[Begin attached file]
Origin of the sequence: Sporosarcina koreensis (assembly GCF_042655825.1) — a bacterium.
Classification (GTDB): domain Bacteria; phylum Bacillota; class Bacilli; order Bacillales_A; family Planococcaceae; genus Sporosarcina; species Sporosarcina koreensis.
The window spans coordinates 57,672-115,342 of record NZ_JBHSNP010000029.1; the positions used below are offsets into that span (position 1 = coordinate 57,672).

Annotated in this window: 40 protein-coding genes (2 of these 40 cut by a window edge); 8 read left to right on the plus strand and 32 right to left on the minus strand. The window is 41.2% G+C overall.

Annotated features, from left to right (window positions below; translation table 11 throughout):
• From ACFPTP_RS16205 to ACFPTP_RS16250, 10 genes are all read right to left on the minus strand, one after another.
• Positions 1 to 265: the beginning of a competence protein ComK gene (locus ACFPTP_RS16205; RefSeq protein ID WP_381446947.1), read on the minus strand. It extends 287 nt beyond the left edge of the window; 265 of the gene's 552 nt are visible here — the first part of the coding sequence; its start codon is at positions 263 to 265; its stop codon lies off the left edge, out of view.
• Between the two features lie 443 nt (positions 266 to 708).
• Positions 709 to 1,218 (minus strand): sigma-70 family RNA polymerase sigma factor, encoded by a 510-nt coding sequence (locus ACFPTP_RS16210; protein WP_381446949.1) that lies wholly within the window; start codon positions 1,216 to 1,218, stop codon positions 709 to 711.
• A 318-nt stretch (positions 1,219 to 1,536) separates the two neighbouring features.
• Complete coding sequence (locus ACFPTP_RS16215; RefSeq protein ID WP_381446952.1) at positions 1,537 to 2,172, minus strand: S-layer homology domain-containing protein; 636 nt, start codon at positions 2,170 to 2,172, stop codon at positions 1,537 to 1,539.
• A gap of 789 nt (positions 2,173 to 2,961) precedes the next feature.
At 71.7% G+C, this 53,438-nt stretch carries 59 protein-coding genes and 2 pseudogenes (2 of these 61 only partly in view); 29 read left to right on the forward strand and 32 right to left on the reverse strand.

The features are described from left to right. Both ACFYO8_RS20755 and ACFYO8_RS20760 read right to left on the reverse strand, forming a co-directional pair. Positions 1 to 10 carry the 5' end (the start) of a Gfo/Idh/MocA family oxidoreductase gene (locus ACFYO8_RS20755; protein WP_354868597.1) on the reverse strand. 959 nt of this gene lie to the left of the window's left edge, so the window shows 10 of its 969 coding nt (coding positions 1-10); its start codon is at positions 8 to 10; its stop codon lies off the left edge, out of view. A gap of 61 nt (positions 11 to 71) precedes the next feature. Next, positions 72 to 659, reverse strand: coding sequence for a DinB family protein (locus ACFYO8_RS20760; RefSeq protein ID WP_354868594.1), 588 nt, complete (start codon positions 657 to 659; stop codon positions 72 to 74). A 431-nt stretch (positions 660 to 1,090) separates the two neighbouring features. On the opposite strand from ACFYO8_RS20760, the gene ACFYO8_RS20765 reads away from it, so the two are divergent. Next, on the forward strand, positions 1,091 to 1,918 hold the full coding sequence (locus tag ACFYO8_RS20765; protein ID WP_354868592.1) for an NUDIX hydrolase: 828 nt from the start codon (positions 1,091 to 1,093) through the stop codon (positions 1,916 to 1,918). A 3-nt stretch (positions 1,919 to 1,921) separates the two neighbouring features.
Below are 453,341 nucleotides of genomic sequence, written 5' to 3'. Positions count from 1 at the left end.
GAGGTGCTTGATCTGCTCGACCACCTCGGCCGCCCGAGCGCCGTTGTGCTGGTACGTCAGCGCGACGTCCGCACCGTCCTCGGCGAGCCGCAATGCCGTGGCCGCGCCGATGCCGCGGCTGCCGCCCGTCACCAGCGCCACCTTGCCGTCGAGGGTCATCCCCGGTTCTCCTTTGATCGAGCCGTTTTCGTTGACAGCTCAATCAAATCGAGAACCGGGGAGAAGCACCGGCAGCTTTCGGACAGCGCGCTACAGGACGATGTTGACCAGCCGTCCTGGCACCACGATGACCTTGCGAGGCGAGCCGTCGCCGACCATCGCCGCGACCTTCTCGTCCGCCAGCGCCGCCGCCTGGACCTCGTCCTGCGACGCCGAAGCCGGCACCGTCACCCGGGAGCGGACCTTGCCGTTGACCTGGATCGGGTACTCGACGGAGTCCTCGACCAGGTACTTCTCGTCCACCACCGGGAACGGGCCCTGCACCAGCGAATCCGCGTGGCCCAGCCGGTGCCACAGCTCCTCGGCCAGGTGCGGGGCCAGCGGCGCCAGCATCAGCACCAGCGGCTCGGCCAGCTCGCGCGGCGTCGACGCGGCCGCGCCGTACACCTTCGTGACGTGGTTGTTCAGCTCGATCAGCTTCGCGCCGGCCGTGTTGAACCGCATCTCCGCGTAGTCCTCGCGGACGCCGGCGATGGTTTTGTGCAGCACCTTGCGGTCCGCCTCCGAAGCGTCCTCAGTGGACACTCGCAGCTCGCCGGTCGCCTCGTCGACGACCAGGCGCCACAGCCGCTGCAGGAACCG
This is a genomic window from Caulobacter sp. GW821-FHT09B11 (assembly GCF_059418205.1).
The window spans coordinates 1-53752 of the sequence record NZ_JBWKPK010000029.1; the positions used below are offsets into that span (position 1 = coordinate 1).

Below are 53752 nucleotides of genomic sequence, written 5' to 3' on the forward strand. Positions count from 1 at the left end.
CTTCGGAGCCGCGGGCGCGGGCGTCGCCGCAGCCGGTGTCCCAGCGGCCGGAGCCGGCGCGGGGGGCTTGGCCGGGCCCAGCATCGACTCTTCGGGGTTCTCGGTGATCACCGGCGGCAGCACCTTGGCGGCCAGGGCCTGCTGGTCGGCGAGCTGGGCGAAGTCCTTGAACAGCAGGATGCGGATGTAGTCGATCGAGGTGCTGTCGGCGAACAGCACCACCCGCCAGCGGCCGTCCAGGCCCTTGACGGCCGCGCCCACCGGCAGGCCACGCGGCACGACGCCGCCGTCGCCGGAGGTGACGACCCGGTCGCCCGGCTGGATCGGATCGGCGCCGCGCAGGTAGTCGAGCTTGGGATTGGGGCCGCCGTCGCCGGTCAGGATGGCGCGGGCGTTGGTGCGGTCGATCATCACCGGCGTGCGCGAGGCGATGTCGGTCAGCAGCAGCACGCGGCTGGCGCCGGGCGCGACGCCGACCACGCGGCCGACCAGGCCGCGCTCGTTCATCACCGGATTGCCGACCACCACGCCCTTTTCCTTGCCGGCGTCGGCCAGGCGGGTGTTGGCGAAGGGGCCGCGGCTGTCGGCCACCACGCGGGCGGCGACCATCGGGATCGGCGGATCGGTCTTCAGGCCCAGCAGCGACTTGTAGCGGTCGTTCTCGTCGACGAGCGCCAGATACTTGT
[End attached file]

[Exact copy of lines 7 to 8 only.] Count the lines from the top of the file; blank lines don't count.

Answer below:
• Positions 1 to 265: the beginning of a competence protein ComK gene (locus ACFPTP_RS16205; RefSeq protein ID WP_381446947.1), read on the minus strand. It extends 287 nt beyond the left edge of the window; 265 of the gene's 552 nt are visible here — the first part of the coding sequence; its start codon is at positions 263 to 265; its stop codon lies off the left edge, out of view.
• Between the two features lie 443 nt (positions 266 to 708).